What Happens if you Handwrite Your Own Will in Idaho?

By Robert J. Green

From time to time in my practice as an estate planning attorney I come across a Last Will and Testament (a “will”) that is handwritten. If my client is the person who wrote the handwritten will, he or she is usually meeting with me due to a decision to formalize the estate plan. However, I am always asked in that scenario: “was my old handwritten will valid?” The answer, as it so often is with legal matters, is that it depends.

A will is the document you would use to leave instructions regarding what should happen to your possessions and assets when you die (who gets what), as well as who it is that should carry out your wishes (who’s in charge). Wills become effective after your death by going through the court-controlled process known as probate.

Idaho law recognizes handwritten wills (technically referred to as “holographic wills”) as valid if they meet some very specific requirements. These requirements include the necessity that the signature and the material provisions are in the handwriting of the person writing the will. This has a few implications. First – if you are unable to actually write, by hand, the material provisions and your own signature (i.e., you instruct someone else to do so on your behalf with your permission), then your handwritten will is not likely valid in Idaho. Second – you will want to understand which provisions of your will are considered “material” as those must be in your own handwriting. In other words, you may need to consult with an attorney to be sure your handwritten will is valid - but if you wrote your own will by hand, you were probably trying to avoid talking to an attorney in the first place.

Other questions beyond simple “validity” also quickly become relevant with handwritten wills. Has the will been witnessed and notarized? If so, do the witness and notary sections meet the requirements for a “self-proving” will under Idaho law? Do you need your will to be “self-proving”? Will your handwritten will be easier to challenge by someone after your death? Have you eliminated the ability for your Personal Representative (the person you leave in charge of your estate) to utilize the informal version of probate (the version of probate that potentially allows your Personal Representative to avoid a courtroom altogether)? In short, have you created more problems than you have avoided by handwriting your own will?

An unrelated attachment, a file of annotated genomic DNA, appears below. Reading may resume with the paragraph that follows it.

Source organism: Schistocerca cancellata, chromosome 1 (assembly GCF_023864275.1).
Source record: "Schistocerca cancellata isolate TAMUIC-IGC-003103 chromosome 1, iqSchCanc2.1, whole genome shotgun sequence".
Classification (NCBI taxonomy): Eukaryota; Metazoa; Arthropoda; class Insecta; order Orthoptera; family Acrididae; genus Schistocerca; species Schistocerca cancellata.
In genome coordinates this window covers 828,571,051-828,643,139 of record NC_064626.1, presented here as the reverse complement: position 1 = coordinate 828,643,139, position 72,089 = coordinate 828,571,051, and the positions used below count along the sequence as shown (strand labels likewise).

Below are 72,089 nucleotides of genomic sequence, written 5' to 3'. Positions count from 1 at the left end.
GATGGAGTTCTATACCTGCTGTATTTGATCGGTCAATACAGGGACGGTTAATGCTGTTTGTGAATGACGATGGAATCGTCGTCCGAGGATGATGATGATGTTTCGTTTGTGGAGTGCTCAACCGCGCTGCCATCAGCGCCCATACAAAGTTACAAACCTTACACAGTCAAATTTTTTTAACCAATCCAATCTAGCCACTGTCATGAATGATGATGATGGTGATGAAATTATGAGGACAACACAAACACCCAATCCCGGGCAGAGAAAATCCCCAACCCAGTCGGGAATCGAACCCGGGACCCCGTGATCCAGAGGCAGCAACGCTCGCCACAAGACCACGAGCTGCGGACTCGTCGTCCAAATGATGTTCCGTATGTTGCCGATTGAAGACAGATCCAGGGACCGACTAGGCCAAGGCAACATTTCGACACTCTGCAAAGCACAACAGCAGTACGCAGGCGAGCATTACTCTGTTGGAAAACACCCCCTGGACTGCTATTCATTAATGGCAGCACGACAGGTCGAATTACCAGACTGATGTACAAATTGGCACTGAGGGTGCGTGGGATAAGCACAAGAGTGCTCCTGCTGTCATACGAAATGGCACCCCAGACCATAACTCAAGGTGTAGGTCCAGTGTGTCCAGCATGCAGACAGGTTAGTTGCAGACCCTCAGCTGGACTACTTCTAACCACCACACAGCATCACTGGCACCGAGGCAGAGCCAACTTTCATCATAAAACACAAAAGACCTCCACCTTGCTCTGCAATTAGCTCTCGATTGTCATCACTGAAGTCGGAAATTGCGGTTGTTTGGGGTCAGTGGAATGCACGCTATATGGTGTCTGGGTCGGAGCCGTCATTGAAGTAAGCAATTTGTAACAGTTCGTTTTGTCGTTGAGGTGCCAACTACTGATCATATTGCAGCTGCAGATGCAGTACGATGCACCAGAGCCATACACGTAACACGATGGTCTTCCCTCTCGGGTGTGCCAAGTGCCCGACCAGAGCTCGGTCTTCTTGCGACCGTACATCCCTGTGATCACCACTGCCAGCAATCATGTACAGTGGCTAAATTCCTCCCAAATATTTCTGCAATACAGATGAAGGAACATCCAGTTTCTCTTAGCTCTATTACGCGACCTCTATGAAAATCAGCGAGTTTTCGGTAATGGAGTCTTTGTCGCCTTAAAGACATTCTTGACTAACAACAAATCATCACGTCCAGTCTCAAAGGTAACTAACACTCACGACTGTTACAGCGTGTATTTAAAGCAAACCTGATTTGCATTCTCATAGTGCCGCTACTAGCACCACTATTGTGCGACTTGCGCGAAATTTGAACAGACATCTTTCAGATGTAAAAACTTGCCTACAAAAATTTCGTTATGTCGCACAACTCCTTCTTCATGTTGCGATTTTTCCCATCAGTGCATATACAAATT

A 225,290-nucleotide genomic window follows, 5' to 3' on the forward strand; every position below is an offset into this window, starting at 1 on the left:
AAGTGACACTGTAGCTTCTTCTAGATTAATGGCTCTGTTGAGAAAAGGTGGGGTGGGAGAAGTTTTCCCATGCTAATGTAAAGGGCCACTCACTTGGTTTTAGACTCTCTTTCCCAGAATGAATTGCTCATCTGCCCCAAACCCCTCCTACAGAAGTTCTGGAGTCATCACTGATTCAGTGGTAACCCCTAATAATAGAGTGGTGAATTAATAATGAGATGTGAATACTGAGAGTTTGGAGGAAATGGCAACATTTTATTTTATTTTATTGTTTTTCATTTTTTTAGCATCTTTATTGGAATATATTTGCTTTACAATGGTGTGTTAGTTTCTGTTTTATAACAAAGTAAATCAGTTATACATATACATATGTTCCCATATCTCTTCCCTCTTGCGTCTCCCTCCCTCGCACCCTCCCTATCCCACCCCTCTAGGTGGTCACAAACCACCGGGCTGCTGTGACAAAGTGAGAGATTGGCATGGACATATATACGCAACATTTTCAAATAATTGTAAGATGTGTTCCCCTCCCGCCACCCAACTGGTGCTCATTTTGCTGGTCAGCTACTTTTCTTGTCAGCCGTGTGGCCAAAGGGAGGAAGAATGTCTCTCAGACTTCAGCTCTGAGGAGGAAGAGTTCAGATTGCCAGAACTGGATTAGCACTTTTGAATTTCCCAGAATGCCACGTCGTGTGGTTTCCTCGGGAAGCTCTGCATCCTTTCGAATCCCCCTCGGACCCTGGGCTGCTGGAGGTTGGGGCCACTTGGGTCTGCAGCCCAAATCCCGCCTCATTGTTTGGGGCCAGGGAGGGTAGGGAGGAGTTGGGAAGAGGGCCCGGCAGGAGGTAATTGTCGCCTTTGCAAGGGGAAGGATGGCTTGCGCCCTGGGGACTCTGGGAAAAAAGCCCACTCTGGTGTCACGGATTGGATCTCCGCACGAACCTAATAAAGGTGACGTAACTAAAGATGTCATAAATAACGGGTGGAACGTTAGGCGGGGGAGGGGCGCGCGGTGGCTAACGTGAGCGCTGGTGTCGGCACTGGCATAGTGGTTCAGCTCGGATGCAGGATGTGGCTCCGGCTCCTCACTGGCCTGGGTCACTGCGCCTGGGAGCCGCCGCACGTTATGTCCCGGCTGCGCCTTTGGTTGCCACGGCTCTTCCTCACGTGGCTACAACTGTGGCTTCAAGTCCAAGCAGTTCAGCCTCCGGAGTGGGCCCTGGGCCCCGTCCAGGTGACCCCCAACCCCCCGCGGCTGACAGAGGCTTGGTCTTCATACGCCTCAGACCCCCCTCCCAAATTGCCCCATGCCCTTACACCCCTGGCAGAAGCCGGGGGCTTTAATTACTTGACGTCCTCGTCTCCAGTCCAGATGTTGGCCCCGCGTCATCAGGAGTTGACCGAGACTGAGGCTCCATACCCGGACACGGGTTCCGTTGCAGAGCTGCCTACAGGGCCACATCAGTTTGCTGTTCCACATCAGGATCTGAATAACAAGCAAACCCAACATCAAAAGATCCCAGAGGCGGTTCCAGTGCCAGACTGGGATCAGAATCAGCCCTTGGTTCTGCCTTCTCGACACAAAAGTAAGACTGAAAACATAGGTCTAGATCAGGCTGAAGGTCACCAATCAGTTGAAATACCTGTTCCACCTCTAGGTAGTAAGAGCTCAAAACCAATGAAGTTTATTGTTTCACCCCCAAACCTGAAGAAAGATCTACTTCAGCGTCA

Every circumstance is unique, and there can certainly be a place for a handwritten will in some instances. However, most Idahoans would do themselves and their loved ones a big favor by having their will drafted by a competent estate planning lawyer who can discus the whole array of possibilities, potential pitfalls, and unintended consequences of taking one approach versus another.

An added benefit of meeting with an estate planning attorney is that you will typically discuss at that meeting the entire collection of legal documents that virtually every adult should have in place (collectively known as your “estate plan”). These documents include power of attorney for financial decisions, power of attorney for health care decisions, a living will, a personal property memorandum, a community property agreement, a possibly a revocable living trust. This is also the time to learn whether you may be able to avoid the court-controlled probate process altogether, and to learn what the tax implications of your estate may be and what can be done about taxes.

If you do not have any legal documents in place, or are unsure whether you have everything you need, talk to a good estate planning attorney. Some law firms, like mine, will offer you a free consultation to come discuss these topics and even review any of your existing documents. Why not to take advantage of such guidance and leave nothing to chance?

This has been presented as general information and not as legal advice. Do not engage in legal decision-making without the advice of a competent attorney after discussion of your specific circumstances.